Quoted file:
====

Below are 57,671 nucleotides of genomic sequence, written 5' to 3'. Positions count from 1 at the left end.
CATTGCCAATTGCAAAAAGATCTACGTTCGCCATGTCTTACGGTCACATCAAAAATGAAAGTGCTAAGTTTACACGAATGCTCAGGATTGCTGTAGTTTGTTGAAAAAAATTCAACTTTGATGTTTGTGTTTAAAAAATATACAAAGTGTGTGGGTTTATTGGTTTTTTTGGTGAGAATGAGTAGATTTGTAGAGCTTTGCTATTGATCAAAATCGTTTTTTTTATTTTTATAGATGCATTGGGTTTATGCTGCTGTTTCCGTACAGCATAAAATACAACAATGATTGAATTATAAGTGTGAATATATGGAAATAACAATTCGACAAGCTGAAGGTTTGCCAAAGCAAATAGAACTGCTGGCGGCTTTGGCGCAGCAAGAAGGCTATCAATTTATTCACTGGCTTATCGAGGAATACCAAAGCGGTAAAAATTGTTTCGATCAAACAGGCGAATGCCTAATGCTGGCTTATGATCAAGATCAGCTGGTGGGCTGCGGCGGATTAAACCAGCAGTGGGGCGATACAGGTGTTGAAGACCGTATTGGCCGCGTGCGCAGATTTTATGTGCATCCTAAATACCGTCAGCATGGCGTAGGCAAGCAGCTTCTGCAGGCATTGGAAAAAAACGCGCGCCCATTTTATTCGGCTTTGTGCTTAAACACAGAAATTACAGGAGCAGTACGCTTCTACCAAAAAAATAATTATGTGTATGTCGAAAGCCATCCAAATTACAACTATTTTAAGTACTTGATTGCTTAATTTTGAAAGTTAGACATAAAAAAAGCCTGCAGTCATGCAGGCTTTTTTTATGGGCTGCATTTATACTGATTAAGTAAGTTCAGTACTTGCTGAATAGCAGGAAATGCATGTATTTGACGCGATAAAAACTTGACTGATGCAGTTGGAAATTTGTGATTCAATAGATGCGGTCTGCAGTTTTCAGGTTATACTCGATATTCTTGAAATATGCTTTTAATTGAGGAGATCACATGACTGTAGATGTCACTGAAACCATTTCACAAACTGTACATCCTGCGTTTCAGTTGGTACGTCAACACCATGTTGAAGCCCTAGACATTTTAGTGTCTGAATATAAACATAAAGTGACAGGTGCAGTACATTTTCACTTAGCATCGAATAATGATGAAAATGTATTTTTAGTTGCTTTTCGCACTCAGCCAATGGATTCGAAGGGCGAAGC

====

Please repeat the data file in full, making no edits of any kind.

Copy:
Below are 57,671 nucleotides of genomic sequence, written 5' to 3'. Positions count from 1 at the left end.
CATTGCCAATTGCAAAAAGATCTACGTTCGCCATGTCTTACGGTCACATCAAAAATGAAAGTGCTAAGTTTACACGAATGCTCAGGATTGCTGTAGTTTGTTGAAAAAAATTCAACTTTGATGTTTGTGTTTAAAAAATATACAAAGTGTGTGGGTTTATTGGTTTTTTTGGTGAGAATGAGTAGATTTGTAGAGCTTTGCTATTGATCAAAATCGTTTTTTTTATTTTTATAGATGCATTGGGTTTATGCTGCTGTTTCCGTACAGCATAAAATACAACAATGATTGAATTATAAGTGTGAATATATGGAAATAACAATTCGACAAGCTGAAGGTTTGCCAAAGCAAATAGAACTGCTGGCGGCTTTGGCGCAGCAAGAAGGCTATCAATTTATTCACTGGCTTATCGAGGAATACCAAAGCGGTAAAAATTGTTTCGATCAAACAGGCGAATGCCTAATGCTGGCTTATGATCAAGATCAGCTGGTGGGCTGCGGCGGATTAAACCAGCAGTGGGGCGATACAGGTGTTGAAGACCGTATTGGCCGCGTGCGCAGATTTTATGTGCATCCTAAATACCGTCAGCATGGCGTAGGCAAGCAGCTTCTGCAGGCATTGGAAAAAAACGCGCGCCCATTTTATTCGGCTTTGTGCTTAAACACAGAAATTACAGGAGCAGTACGCTTCTACCAAAAAAATAATTATGTGTATGTCGAAAGCCATCCAAATTACAACTATTTTAAGTACTTGATTGCTTAATTTTGAAAGTTAGACATAAAAAAAGCCTGCAGTCATGCAGGCTTTTTTTATGGGCTGCATTTATACTGATTAAGTAAGTTCAGTACTTGCTGAATAGCAGGAAATGCATGTATTTGACGCGATAAAAACTTGACTGATGCAGTTGGAAATTTGTGATTCAATAGATGCGGTCTGCAGTTTTCAGGTTATACTCGATATTCTTGAAATATGCTTTTAATTGAGGAGATCACATGACTGTAGATGTCACTGAAACCATTTCACAAACTGTACATCCTGCGTTTCAGTTGGTACGTCAACACCATGTTGAAGCCCTAGACATTTTAGTGTCTGAATATAAACATAAAGTGACAGGTGCAGTACATTTTCACTTAGCATCGAATAATGATGAAAATGTATTTTTAGTTGCTTTTCGCACTCAGCCAATGGATTCGAAGGGCGAAGC